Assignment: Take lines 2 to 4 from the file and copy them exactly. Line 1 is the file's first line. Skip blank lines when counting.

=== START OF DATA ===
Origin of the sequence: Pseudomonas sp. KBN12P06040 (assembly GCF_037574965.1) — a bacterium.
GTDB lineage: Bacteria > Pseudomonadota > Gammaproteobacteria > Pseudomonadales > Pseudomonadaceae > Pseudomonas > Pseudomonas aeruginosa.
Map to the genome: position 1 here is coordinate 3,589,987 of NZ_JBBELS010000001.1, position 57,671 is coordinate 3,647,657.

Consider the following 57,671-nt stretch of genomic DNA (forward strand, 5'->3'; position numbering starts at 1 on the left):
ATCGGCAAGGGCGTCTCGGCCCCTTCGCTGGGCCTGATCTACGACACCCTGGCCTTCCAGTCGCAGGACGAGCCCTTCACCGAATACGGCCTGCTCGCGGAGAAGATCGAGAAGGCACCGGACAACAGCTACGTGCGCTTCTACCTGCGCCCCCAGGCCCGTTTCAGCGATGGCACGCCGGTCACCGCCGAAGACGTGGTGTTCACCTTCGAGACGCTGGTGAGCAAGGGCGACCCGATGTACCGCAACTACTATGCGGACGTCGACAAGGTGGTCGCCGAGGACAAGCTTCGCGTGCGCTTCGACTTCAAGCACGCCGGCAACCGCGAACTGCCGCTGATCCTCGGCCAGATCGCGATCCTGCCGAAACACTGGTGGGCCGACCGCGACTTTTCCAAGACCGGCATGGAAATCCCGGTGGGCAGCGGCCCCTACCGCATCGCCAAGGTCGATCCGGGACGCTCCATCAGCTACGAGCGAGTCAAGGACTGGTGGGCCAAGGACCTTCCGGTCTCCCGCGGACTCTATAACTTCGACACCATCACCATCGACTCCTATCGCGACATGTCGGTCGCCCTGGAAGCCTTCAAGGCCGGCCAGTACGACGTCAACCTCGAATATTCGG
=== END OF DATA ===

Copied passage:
GTDB lineage: Bacteria > Pseudomonadota > Gammaproteobacteria > Pseudomonadales > Pseudomonadaceae > Pseudomonas > Pseudomonas aeruginosa.
Map to the genome: position 1 here is coordinate 3,589,987 of NZ_JBBELS010000001.1, position 57,671 is coordinate 3,647,657.

Consider the following 57,671-nt stretch of genomic DNA (forward strand, 5'->3'; position numbering starts at 1 on the left):